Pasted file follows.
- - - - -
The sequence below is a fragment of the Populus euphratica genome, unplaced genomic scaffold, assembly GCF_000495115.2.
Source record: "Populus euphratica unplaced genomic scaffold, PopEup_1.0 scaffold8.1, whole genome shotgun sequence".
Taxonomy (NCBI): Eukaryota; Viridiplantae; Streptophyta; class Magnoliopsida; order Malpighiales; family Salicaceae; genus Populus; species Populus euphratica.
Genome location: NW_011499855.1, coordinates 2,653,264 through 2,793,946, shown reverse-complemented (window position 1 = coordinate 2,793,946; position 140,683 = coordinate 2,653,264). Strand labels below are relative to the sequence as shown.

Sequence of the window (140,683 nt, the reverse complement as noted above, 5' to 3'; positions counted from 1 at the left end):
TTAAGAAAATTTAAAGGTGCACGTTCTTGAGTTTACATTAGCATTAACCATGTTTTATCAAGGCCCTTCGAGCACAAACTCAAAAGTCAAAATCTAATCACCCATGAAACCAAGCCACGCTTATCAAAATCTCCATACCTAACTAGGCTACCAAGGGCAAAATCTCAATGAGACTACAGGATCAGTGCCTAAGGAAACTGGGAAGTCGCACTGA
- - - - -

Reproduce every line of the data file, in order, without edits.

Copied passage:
The sequence below is a fragment of the Populus euphratica genome, unplaced genomic scaffold, assembly GCF_000495115.2.
Source record: "Populus euphratica unplaced genomic scaffold, PopEup_1.0 scaffold8.1, whole genome shotgun sequence".
Taxonomy (NCBI): Eukaryota; Viridiplantae; Streptophyta; class Magnoliopsida; order Malpighiales; family Salicaceae; genus Populus; species Populus euphratica.
Genome location: NW_011499855.1, coordinates 2,653,264 through 2,793,946, shown reverse-complemented (window position 1 = coordinate 2,793,946; position 140,683 = coordinate 2,653,264). Strand labels below are relative to the sequence as shown.

Sequence of the window (140,683 nt, the reverse complement as noted above, 5' to 3'; positions counted from 1 at the left end):
TTAAGAAAATTTAAAGGTGCACGTTCTTGAGTTTACATTAGCATTAACCATGTTTTATCAAGGCCCTTCGAGCACAAACTCAAAAGTCAAAATCTAATCACCCATGAAACCAAGCCACGCTTATCAAAATCTCCATACCTAACTAGGCTACCAAGGGCAAAATCTCAATGAGACTACAGGATCAGTGCCTAAGGAAACTGGGAAGTCGCACTGA